HOSPITAL SITCOM

I will first give you an update, then get into the funny stuff. I am still on my second round of chemo (to catch up those of you who aren’t up-to-date) and I am on Day 6. That means I have one more bag of the poison and that will be in my body by tomorrow around midnight. Then I will have about a week (hopefully) of no major side effects, and then after that, that’s when the fun begins. Side effects can include fevers, chills, night sweats, hemmoroids, rashes, weakness, loss of appetite and stomach issues. That’s only skimming the surface. The first time around, I was lucky enough to avoid the nausea, mouth full of canker sores, metallic taste in my mouth and the fairly long list of other possible side effects. Believe me: I AM GRATEFUL. My blood counts are high and my doctors are happy. All is well in Camp Summerlin for today.

So now we address the possibility of me creating a sitcom. (Now I am very new to this blogging stuff so you can see I am very balls-to-the-wall in this whole new career I am creating for myself. What else do I have to do while sitting here in the hospital bed? I might as well dream big!) Anyway, the premise for the sitcom: Its about all the abnormal $hit that happens around Camp Summerlin but seems all VERY normal for us that are here day in and day out. The idea came from my dear friend Malene who is Danish. She said us Americans may not find it hysterical but it would be a hit in Denmark. (They have a different kind of sense of humor than we do.) So…now I am thinking…I might need to find a Danish producer and production company. Ahh…just minor details.

Denmark_flag

So I have just a few examples of what would be included in the pilot episode. (All events actually took place.)

Incident #1: I told you $hit went on in here – literally. I pride myself on my multiple walks that I take daily. Even though my walking buddies left me, I have kept up the trekking. Its so important to keep moving and stay active whether you have a disease or are completely healthy. (Blah, blah, we all know that, right?) I am one of the youngest on my floor so there are patients that are much older and in worse condition than me. I am self-sufficient but others can’t get to the bathroom on their own and have to wear Depends. (This is going to bite me in the a$$ because one day I am going to be the one in the Depends.) Anyway, I was taking my nightly walk and I just could not get away from THE SMELL. Someone had just done a Number Two and there was no escaping it. I even had my mask on and I was still being inundated from the odor. Needless to say, I cut my walk short. But, like I said, normal occurance in a day at Camp Summerlin. I hope one of the nurses grabbed the air freshener and sprayed the crap out of the hallway.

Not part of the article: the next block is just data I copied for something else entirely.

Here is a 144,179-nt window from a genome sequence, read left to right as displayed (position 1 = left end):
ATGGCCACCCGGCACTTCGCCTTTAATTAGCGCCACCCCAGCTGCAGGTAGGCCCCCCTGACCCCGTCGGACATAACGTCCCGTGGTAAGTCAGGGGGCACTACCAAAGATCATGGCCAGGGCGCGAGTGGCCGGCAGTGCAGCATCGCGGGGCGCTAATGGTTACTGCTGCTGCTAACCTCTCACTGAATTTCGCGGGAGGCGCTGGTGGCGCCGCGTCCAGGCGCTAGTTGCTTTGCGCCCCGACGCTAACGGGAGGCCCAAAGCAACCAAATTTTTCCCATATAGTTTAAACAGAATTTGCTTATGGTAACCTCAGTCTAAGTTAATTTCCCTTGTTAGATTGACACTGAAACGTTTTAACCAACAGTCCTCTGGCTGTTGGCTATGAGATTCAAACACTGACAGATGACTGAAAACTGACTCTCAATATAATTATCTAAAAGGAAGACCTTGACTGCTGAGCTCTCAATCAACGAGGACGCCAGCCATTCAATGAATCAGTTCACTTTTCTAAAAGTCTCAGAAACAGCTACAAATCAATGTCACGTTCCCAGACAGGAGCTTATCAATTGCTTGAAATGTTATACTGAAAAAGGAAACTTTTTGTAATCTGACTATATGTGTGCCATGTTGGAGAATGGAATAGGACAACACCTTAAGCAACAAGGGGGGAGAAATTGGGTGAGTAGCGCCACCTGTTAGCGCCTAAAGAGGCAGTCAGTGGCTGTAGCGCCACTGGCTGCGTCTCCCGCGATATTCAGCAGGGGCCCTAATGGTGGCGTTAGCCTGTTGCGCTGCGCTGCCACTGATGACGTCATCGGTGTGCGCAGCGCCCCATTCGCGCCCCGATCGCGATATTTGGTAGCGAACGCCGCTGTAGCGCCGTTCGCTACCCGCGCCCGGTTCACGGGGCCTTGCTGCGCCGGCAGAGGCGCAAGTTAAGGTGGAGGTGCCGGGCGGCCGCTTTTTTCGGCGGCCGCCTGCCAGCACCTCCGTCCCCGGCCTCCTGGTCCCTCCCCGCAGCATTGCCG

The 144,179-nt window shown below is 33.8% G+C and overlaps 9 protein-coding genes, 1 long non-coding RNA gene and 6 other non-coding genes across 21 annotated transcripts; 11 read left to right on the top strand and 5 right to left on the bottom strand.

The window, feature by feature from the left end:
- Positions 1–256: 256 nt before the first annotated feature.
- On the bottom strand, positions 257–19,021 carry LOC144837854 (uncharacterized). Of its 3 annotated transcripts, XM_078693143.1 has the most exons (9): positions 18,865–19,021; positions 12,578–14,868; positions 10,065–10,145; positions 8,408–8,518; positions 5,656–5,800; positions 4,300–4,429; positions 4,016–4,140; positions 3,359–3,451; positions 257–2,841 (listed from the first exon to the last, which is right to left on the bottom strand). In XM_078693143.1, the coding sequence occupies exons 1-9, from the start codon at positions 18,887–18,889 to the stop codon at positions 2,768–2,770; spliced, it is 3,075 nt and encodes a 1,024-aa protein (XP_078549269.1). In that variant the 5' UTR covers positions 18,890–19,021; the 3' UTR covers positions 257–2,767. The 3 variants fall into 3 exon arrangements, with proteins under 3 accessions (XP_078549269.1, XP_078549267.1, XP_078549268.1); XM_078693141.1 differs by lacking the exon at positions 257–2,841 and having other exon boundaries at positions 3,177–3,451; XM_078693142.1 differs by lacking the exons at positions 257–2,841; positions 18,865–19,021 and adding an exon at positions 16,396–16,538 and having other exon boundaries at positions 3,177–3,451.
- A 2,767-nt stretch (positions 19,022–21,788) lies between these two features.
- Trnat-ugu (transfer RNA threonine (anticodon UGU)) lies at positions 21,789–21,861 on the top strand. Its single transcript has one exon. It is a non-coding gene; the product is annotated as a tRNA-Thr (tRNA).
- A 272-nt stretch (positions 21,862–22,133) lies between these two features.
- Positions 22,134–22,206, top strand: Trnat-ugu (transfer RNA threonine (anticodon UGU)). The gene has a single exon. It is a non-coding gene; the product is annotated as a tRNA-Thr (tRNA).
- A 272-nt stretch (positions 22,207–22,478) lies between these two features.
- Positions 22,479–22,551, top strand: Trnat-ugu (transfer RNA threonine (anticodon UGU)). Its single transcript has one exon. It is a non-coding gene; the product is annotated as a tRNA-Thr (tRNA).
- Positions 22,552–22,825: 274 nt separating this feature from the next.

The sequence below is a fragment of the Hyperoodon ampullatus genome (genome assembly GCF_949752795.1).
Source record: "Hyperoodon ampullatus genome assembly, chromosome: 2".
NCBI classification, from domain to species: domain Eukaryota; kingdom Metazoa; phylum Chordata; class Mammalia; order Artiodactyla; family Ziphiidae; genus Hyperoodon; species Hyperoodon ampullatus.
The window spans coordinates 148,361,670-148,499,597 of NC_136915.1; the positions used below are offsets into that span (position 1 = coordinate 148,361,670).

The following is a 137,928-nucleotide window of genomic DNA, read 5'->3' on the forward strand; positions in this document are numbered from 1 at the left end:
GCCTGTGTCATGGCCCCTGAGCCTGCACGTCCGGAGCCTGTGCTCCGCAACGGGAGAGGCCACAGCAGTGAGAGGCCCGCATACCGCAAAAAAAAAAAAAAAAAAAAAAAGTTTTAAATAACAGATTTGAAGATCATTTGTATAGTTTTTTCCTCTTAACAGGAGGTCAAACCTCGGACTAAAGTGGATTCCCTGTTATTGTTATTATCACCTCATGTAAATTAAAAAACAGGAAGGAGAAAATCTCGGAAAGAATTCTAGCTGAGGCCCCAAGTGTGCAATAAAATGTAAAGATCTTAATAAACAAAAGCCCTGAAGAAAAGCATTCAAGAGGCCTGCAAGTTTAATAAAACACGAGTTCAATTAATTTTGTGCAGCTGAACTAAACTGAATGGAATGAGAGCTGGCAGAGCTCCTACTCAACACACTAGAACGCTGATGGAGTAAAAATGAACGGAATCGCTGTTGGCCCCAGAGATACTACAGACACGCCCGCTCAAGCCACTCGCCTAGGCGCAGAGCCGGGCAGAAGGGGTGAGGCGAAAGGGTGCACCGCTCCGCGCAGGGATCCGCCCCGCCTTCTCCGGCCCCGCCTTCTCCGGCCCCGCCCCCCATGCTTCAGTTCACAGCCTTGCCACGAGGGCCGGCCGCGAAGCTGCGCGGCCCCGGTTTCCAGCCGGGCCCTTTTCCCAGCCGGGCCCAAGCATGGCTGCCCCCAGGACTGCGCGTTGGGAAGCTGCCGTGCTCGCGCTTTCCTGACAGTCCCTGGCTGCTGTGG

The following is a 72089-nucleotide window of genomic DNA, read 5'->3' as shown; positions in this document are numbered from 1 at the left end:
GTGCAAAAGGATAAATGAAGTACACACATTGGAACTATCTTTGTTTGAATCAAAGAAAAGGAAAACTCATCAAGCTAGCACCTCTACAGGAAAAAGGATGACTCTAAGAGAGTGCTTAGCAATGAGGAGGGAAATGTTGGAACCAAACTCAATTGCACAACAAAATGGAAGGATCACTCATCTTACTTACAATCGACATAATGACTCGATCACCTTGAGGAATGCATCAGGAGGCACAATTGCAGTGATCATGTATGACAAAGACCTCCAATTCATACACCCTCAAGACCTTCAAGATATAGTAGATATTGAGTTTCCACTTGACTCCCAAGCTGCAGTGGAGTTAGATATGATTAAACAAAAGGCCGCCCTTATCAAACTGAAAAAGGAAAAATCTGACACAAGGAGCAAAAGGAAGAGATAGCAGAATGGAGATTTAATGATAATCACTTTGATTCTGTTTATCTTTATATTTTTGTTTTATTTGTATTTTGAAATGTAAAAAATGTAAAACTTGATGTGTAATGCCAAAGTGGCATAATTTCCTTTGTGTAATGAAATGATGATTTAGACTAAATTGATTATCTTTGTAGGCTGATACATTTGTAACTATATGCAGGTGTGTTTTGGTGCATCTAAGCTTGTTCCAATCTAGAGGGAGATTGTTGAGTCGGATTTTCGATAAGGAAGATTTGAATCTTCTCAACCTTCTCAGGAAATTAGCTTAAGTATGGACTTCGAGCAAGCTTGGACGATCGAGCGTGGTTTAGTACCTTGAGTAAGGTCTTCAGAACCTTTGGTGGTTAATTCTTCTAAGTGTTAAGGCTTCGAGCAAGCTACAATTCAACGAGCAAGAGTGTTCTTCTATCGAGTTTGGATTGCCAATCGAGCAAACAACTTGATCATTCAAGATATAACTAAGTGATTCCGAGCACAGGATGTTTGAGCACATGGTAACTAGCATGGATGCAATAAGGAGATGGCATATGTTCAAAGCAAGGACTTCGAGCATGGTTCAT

Incident #2: My floor is split between chemo/oncology patients and the cardiac unit. Cardiac patients come here to recover from open heart surgery, removed lungs, etc. The cardiac patients do not have private bathrooms. They just have a toilet in their room and a curtain to give them privacy when they do their business. There are no doors because back in the day heart patients would go in the bathroom, lock the door and then pass out or have a heart attack and the nurses couldn’t get in. Therefore, the policy was changed. For some reason, the toilets are positioned toward the front of the room and there’s a window with blinds right there as well. You know where I’m going with this. As I take my walks, I have more than once walked past a room with the privacy curtain closed and the blinds WIDE open. Only for me to happen to see an old gray-haired man taking a pee. A normal occurance in a day at Camp Summerlin.

Incident #3: Same scenario – I’m taking a walk. (13 laps around both nurses’ stations is a mile by the way.) I happen to look into an open door to a patient’s room. (I feel like a peeker but I can’t help it. If you don’t want people to look in your room, then close your door!) Anyway, there was another elderly gray-haired man standing with his back to me. The back of his hospital gown was just WIDE open. Can we say a FULL moon? Believe me, I kept walking – and quickly.

Full Moon